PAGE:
Report

High-turnover hypoiodite catalysis for asymmetric synthesis of tocopherols

Science  18 Jul 2014:
Vol. 345, Issue 6194, pp. 291-294
DOI: 10.1126/science.1254976

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Iodine blooms as an oxidation catalyst

Most catalysts for organic oxidation chemistry—whether biochemical or artificial—contain a transition metal like iron or palladium. Uyanik et al. now show that iodine can take the place of a metal in catalyzing efficient oxidative ring closures to make chromans—hexagonal rings incorporating oxygen that are perhaps best known as a constituent of the vitamin E structure (see the Perspective by Nachtsheim). The iodine is added as a salt with a chiral cation, which directs the reaction to form just one of two possible mirror-image variants of the product. Key to the success of the system was the addition of a base, which maintained the viability of an unstable, partially oxidized iodine intermediate critical to the reaction cycle. The results bode well for more general use of iodine salts as asymmetric oxidation-reduction catalysts.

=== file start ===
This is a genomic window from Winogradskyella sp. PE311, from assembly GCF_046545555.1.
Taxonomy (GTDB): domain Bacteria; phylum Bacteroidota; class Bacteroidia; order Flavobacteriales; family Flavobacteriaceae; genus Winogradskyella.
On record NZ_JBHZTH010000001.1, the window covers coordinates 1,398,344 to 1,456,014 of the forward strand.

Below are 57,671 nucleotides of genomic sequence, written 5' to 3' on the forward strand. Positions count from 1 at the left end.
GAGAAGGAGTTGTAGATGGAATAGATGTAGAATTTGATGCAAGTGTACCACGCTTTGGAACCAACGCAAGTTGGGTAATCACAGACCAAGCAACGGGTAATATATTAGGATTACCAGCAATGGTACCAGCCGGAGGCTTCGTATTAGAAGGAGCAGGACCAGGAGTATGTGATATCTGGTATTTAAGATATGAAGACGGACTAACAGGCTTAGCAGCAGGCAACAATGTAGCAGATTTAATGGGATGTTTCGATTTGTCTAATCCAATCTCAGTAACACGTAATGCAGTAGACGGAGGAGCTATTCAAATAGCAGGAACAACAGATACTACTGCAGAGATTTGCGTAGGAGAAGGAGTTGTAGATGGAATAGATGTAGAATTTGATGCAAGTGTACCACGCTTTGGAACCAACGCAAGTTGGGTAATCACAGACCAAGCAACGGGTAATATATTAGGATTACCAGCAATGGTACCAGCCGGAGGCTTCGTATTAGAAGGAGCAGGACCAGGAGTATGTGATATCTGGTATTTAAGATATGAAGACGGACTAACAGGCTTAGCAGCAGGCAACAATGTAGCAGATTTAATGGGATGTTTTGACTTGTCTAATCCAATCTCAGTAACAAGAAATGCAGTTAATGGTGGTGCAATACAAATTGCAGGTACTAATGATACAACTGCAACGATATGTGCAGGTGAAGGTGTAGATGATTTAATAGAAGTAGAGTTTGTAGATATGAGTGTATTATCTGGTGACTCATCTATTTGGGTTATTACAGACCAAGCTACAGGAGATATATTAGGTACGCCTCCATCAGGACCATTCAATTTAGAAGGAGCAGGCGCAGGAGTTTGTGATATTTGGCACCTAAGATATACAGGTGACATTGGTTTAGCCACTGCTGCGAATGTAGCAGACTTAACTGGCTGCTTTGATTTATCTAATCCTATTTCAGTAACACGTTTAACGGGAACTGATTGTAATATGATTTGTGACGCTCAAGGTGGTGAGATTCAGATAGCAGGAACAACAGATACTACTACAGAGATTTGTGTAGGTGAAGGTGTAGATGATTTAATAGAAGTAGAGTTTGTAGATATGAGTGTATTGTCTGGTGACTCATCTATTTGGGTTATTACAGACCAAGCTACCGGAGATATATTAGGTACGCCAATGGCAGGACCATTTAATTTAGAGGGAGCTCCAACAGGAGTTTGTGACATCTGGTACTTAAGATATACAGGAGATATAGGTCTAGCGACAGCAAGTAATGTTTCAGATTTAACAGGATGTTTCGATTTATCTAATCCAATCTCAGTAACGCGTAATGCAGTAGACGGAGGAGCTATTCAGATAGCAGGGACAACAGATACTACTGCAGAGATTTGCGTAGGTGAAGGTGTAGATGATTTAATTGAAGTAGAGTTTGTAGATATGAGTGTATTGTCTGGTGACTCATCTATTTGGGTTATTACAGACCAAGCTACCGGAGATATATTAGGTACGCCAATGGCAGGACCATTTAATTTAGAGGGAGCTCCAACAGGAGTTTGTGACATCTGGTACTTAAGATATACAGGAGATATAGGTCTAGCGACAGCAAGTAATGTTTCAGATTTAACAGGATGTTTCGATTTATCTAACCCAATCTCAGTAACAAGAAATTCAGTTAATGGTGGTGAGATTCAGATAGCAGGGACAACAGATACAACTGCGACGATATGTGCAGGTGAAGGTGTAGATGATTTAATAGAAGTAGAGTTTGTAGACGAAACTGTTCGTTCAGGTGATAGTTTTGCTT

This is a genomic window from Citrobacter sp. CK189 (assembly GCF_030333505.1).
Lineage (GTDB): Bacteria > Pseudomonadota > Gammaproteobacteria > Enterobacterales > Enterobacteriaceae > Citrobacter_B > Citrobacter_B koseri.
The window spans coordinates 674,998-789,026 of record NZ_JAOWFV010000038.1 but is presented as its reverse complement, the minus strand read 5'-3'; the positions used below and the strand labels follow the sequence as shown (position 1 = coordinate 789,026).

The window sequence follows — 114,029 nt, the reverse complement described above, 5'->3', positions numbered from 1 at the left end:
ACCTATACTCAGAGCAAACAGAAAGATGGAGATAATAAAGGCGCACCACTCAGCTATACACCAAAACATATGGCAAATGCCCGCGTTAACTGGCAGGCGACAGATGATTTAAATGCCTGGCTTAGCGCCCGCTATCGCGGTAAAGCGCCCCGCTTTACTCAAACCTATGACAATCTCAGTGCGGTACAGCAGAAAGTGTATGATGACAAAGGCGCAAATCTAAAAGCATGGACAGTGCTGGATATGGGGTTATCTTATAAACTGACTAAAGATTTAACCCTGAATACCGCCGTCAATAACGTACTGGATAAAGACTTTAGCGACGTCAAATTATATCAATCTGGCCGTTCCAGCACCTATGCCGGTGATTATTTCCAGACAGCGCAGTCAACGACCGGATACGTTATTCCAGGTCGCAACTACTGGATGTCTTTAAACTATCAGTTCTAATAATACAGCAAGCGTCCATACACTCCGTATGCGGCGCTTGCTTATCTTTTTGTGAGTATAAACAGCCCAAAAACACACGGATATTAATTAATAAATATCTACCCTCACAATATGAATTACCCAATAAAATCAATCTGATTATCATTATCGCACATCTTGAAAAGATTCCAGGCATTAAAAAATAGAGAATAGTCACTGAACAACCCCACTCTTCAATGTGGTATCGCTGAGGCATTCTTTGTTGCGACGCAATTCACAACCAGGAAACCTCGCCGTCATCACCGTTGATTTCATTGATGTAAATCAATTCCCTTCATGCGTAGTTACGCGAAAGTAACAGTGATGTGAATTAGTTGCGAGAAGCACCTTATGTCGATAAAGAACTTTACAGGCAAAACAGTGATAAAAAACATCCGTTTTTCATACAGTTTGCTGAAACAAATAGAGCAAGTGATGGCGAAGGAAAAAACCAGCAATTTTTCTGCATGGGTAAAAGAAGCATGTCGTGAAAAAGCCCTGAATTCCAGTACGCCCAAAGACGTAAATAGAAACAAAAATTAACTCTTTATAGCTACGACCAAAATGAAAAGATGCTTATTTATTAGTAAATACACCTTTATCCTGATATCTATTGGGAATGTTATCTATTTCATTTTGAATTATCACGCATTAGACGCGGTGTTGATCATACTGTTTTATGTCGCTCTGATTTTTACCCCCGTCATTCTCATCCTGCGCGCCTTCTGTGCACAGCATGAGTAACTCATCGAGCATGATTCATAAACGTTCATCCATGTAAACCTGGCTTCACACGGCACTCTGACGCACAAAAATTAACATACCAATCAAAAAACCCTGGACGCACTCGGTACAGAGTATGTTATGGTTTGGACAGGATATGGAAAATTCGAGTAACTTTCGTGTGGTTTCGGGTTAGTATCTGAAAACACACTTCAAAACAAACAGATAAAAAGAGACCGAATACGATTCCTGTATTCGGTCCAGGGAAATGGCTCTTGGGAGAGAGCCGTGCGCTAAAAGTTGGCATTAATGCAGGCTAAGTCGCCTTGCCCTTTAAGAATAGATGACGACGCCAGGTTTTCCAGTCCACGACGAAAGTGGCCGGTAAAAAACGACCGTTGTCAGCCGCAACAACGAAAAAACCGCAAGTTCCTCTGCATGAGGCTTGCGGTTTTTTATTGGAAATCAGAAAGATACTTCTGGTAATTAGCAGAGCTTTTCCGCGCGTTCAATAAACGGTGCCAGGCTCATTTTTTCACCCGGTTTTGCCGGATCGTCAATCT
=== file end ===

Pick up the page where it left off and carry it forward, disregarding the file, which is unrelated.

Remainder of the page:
Science, this issue p. 291; see also p. 270

Abstract

The diverse biological activities of tocopherols and their analogs have inspired considerable interest in the development of routes for their efficient asymmetric synthesis. Here, we report that chiral ammonium hypoiodite salts catalyze highly chemo- and enantioselective oxidative cyclization of γ-(2-hydroxyphenyl)ketones to 2-acyl chromans bearing a quaternary stereocenter, which serve as productive synthetic intermediates for tocopherols. Raman spectroscopic analysis of a solution of tetrabutylammonium iodide and tert-butyl hydroperoxide revealed the in situ generation of the hypoiodite salt as an unstable catalytic active species and triiodide salt as a stable inert species. A high-performance catalytic oxidation system (turnover number of ~200) has been achieved through reversible equilibration between hypoiodite and triiodide in the presence of potassium carbonate base. We anticipate that these findings will open further prospects for the development of high-turnover redox organocatalysis.

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